LTD Insurance Policy PaperworkLong-term disability (LTD) policies are generally covered by the Employee Retirement Income Security Act of 1974, a federal law often referred to simply as ERISA. LTD benefits provide financial stability if you are unable to work for an extended period of time, but the claims process can be difficult to navigate.

Review Your Policy Terms Carefully

Most LTD policies are designed to provide a percentage of your current income—typically 60 percent—if you become unable to work and are no longer receiving short-term disability (STD) benefits. However, there are often limitations on pre-existing conditions and mental health disabilities.

Every LTD policy has slightly different terms and conditions covering how benefits will be paid. Reviewing the policy documents carefully will increase your odds of successfully accessing benefits. If your LTD benefits are provided through your employer, the human resources staff can help you locate the appropriate documents. If your policy was purchased privately, you can call the insurer to request any information you don't already have on file.

Making note of any application deadlines is an essential part of the review process. Missing deadlines and incomplete paperwork are common reasons claims are denied. 

Complete the Application and Gather Your Supporting Medical Evidence

As you're completing the application, provide as much information about your condition as possible while remaining truthful. Vague information or claims that speak about your limitations in absolute terms will likely trigger a denial.

Medical evidence is essential to support a claim for LTD benefits. Inform your doctor that you wish to apply for LTD benefits and ask him or her to write a letter describing how your impairment affects your ability to work. A written letter from your doctor is more helpful than simply completing the forms from your insurance company, as these documents are designed to collect information that can be easily used to deny your claim.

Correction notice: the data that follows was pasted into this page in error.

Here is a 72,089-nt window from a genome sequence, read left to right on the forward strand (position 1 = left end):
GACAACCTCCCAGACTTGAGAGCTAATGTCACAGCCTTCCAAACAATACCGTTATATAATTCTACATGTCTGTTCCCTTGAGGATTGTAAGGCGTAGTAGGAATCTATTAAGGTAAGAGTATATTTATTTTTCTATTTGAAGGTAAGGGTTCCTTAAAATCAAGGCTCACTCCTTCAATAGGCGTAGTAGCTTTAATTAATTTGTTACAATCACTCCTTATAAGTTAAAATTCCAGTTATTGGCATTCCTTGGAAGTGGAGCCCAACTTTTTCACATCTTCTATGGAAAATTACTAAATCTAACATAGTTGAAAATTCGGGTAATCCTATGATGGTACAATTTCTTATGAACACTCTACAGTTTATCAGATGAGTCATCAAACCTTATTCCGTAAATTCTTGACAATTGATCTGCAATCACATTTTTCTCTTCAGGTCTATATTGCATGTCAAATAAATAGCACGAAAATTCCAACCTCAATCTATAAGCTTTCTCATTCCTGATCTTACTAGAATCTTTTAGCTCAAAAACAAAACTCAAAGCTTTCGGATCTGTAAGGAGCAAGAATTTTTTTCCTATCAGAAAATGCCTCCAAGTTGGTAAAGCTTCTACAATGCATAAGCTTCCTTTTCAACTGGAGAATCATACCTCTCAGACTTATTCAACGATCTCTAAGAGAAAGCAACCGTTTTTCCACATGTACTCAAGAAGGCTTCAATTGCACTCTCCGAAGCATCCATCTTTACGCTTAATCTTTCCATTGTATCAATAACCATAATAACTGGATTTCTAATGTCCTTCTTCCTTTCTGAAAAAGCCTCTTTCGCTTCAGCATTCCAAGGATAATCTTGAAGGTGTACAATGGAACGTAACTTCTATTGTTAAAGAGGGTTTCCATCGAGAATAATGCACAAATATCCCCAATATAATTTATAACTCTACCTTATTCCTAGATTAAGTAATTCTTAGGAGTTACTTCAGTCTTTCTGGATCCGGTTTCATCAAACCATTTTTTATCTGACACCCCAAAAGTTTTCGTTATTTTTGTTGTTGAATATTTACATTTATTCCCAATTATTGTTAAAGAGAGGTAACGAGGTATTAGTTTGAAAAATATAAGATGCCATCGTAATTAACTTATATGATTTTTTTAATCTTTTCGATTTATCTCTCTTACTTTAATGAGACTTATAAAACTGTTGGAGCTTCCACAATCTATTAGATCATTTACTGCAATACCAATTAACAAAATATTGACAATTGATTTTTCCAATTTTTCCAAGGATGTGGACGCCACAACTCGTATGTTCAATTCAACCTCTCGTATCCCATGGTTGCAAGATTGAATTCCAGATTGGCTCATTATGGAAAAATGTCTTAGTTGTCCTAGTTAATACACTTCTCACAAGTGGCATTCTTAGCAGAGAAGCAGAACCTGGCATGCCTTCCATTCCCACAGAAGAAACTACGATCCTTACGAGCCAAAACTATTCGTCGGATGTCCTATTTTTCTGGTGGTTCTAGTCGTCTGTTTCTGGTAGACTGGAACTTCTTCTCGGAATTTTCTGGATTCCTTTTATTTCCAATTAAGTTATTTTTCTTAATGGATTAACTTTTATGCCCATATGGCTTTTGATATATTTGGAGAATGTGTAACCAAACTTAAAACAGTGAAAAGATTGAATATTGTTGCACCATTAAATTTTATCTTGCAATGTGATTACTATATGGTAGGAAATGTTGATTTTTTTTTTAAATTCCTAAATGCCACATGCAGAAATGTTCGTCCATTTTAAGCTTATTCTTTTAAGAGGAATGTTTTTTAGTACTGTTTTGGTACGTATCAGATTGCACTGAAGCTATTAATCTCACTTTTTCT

Request copies of all of your medical records—including clinical notes, exam reports, lab work, and test results. Make sure you have completed every recommended test or procedure that your care providers believe is appropriate for your condition, since a history of inconsistent medical treatment can be used to argue that your disability is not severe enough to qualify for benefits.

As you are completing the initial application, it is also a good idea to write down your own version of your job description and compare it to what your employer states the position involves. Often, especially at smaller companies, an employee's duties will evolve to include more tasks than he or she was originally hired to perform.

Communicating With the Claims Adjuster

After your application has been submitted, you will be contacted by a claims adjuster who will request additional information or documentation. For example, if you have already applied for Social Security disability benefits, the adjuster may want to know the status of this application.

Note that it is becoming increasingly common for insurers to use video surveillance and unannounced home visits to cast doubt on the severity of a claimant's disability. If you are observed doing an activity that you have claimed you are unable to perform, such as walking long distances or lifting more than 20 pounds, this can invalidate your application.

When in Doubt, Consult an Attorney

Receiving LTD benefits can be a time-consuming and complex process. If you do not understand how to appropriately document your condition or disability, it can make it difficult to complete all of the necessary paperwork. A skilled attorney familiar with ERISA law can help.

If your application is initially denied, an attorney can assist you in preparing an effective appeal. In most cases, your insurer will give you 180 days from the date of denial to submit an appeal. If you miss the appeal deadline, you lose the right to sue the insurer in federal court since you did not exhaust all of your allotted administrative appeals. Depending on the terms of your policy, you are typically allotted one or two administrative appeals before gaining the right to sue in federal court.

The dedicated legal team at Gibbons Leis, PLLC has extensive experience handling LTD claims and appeals. Call today to schedule a free case evaluation.